Tuesday, July 21, 2015
Kids are often obsessed with the minutiae of time, which figures: They’ve experienced so little of it that a month or a week—sometimes even a day—seems like an eternity. Kids know how long it is until Christmas, or how long since their last birthday. “I’m 8 and three-quarters”, they may say. Actually, kids outside of America may not say that, since they really have no reason to learn fractions when they live in a decimal world.
The point is, kids notice and, if not celebrate, at least take note of achievements in time—like half birthdays—and they don’t really understand why adults don’t.
Yeah, why don’t we?
Some adults just consider it childish, and we’re oh, so above such things. Mostly, I think it’s about not wanting to be reminded that the days ahead of us are becoming fewer. None of us wants to be without our loved ones, some of whom can’t make it to the end of the race with us. But while we obsess on the end of things, kids revel in the continuance. I think they have it right, and we “grown-ups: need to ease up a bit.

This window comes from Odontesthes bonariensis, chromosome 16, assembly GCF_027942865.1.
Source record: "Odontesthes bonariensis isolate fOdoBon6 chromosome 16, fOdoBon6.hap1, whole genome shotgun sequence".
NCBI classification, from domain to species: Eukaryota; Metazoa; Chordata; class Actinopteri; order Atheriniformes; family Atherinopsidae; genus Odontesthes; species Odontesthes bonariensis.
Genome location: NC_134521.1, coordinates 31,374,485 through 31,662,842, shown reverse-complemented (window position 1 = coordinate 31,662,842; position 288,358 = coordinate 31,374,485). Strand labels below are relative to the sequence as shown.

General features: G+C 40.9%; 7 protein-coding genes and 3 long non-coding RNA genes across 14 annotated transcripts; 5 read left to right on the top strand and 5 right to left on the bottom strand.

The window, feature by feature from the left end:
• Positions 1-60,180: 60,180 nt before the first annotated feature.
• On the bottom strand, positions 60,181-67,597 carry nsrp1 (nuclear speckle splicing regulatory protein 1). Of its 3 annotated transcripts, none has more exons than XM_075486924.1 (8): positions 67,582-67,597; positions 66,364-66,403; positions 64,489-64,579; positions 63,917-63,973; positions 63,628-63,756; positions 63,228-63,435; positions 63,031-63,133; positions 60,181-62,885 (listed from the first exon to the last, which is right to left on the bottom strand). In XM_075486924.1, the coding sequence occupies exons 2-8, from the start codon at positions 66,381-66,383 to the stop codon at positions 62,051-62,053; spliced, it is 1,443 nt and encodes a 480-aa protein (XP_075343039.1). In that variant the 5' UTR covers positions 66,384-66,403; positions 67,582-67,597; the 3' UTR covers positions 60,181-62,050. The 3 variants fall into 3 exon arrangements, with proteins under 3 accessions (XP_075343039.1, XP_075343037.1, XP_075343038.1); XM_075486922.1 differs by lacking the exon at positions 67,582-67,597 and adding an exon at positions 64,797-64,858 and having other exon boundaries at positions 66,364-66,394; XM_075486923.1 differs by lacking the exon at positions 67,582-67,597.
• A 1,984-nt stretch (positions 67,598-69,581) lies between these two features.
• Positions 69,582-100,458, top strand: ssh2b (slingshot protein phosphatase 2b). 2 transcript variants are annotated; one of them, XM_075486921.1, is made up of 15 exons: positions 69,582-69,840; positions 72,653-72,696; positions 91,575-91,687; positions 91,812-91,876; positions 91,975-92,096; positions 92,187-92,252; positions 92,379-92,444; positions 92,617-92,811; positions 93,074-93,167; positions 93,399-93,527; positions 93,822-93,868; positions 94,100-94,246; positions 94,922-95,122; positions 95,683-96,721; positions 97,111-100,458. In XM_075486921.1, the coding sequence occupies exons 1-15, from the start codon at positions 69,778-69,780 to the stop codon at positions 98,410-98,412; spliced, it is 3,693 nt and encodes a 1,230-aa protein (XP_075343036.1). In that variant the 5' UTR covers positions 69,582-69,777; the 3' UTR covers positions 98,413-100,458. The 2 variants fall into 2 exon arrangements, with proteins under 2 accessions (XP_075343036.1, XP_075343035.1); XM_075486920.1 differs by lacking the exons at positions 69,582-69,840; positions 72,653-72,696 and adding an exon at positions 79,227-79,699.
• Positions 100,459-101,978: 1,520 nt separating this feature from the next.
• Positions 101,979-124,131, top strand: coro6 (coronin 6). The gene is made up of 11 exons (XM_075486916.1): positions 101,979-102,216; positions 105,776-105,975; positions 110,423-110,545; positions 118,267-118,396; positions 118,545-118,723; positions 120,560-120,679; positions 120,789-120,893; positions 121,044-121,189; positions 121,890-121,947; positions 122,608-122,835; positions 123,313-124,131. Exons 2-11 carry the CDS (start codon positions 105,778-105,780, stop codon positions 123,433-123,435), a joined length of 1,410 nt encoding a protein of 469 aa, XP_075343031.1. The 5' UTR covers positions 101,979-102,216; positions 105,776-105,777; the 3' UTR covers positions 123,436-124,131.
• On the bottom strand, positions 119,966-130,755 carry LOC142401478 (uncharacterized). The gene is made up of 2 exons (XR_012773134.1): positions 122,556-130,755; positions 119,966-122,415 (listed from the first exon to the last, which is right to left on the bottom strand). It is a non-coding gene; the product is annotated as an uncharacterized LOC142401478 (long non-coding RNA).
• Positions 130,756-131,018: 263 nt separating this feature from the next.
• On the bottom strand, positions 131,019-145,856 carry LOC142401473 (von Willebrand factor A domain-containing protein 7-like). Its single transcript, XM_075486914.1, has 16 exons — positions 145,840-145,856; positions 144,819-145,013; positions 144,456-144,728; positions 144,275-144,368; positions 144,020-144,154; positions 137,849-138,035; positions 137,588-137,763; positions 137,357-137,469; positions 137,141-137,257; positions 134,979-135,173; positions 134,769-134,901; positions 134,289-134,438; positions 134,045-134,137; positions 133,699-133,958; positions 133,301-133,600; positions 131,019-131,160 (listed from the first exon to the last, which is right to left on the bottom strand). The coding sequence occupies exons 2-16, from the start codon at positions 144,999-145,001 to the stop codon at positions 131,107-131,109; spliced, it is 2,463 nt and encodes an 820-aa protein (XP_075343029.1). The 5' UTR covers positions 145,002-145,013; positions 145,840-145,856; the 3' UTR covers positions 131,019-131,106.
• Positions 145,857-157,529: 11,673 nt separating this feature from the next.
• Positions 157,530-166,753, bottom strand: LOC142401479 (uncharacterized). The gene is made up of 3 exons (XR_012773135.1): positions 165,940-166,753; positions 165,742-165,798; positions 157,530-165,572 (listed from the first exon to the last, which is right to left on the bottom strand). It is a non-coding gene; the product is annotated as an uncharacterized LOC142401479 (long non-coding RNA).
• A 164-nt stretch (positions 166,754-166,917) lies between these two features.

None of us knows what’s at the end of life, though many have firm beliefs, so why dwell on that? Why not savour every moment? Why NOT celebrate the day we’re 38¾, 56½ , or 93 and one month? Each day is worth celebrating for its own sake, and so is the fact we get another day with the people we love.
There will inevitably be a day that turns out to be our last. When that day comes, if we’ve loved honestly, openly, and without reservation, and then are loved in return, then I’d say even that last day is a good one. It’s the journey that matters, and how much of a good person we were along the way, not when the journey ends.
So, I say, celebrate each day, even a half birthday, like the wonderful thing it is. Seriously: Why not?
Public Domain photo at top by Evan-Amos (Own work) [CC0], via Wikimedia Commons.